Procedures

We administered the questionnaire to all participants at the end of their internship experience when they attended a required exit interview to complete all the final paperwork for graduation. At the end of their exit interview, we asked the participants to complete all questionnaires as well as the single item that addressed adequacy of time. We did not require the participants to place their name on the questionnaires but instructed them to indicate whether they participated in the extended yearlong internship or traditional semester-long internship.

A graduate research assistant transferred responses provided on paper questionnaires to electronic datasets, and two members of the research team checked for accuracy. We completed all statistical analyses using imported files and Statistical Package for Social Sciences (SPSS) software.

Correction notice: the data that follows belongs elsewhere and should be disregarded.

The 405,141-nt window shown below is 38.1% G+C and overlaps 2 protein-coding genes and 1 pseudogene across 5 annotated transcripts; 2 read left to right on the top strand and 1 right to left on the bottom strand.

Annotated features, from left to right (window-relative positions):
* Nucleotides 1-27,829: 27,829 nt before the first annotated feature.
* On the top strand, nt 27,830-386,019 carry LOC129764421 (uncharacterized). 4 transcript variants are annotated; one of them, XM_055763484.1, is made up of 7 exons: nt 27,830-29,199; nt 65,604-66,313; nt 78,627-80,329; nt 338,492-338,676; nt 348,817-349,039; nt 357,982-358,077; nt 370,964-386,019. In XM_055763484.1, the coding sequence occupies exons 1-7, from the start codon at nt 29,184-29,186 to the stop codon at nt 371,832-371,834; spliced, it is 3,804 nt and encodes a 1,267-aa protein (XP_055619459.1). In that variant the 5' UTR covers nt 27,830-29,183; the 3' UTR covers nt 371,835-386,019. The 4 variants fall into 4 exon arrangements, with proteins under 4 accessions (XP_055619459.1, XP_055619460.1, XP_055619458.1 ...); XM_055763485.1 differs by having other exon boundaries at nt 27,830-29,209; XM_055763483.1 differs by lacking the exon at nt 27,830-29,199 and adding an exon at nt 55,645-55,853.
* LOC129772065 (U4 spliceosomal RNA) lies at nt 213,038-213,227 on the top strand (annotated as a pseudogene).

Results

We performed a multivariate analysis of variance on perceptions in four dependent variable domains: (a) quality of relationship with their supervising teacher, (b) knowledge of school policies and procedures, (c) perception of teaching ability, and (d) adequacy of time to prepare for profession. The independent variable was type of student-teaching experience, which consisted of two levels: extended yearlong and traditional semester-long internship.

Results of evaluation of assumptions of normality, linearity, and multicolinearity were satisfactory, and there were no univariate or multivariate outliers at the alpha = .001 level. With the use of Hotellings’ criteria, the association between the combined dependent variables and the type of internship experience was statistically significant (F^sub (4, 110)^ = 2.71, p =